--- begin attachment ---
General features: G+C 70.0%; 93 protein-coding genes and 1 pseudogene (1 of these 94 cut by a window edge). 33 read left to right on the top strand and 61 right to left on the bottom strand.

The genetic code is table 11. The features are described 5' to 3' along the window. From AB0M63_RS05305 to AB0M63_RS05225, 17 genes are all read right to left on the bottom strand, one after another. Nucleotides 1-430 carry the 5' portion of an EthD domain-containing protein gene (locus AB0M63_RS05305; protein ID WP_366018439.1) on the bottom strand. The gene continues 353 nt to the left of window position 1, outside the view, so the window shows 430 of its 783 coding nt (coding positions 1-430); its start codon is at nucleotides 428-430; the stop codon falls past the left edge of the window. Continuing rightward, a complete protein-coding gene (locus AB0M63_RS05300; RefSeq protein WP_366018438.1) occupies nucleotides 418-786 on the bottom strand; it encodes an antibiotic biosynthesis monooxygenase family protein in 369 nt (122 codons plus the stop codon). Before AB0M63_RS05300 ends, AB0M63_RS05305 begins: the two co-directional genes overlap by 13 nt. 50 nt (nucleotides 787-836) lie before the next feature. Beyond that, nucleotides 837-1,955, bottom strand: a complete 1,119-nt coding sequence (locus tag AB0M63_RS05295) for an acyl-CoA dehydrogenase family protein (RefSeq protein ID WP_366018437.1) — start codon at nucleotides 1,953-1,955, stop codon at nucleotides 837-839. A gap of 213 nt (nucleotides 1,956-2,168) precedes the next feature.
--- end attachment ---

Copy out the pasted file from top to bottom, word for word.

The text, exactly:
General features: G+C 70.0%; 93 protein-coding genes and 1 pseudogene (1 of these 94 cut by a window edge). 33 read left to right on the top strand and 61 right to left on the bottom strand.

The genetic code is table 11. The features are described 5' to 3' along the window. From AB0M63_RS05305 to AB0M63_RS05225, 17 genes are all read right to left on the bottom strand, one after another. Nucleotides 1-430 carry the 5' portion of an EthD domain-containing protein gene (locus AB0M63_RS05305; protein ID WP_366018439.1) on the bottom strand. The gene continues 353 nt to the left of window position 1, outside the view, so the window shows 430 of its 783 coding nt (coding positions 1-430); its start codon is at nucleotides 428-430; the stop codon falls past the left edge of the window. Continuing rightward, a complete protein-coding gene (locus AB0M63_RS05300; RefSeq protein WP_366018438.1) occupies nucleotides 418-786 on the bottom strand; it encodes an antibiotic biosynthesis monooxygenase family protein in 369 nt (122 codons plus the stop codon). Before AB0M63_RS05300 ends, AB0M63_RS05305 begins: the two co-directional genes overlap by 13 nt. 50 nt (nucleotides 787-836) lie before the next feature. Beyond that, nucleotides 837-1,955, bottom strand: a complete 1,119-nt coding sequence (locus tag AB0M63_RS05295) for an acyl-CoA dehydrogenase family protein (RefSeq protein ID WP_366018437.1) — start codon at nucleotides 1,953-1,955, stop codon at nucleotides 837-839. A gap of 213 nt (nucleotides 1,956-2,168) precedes the next feature.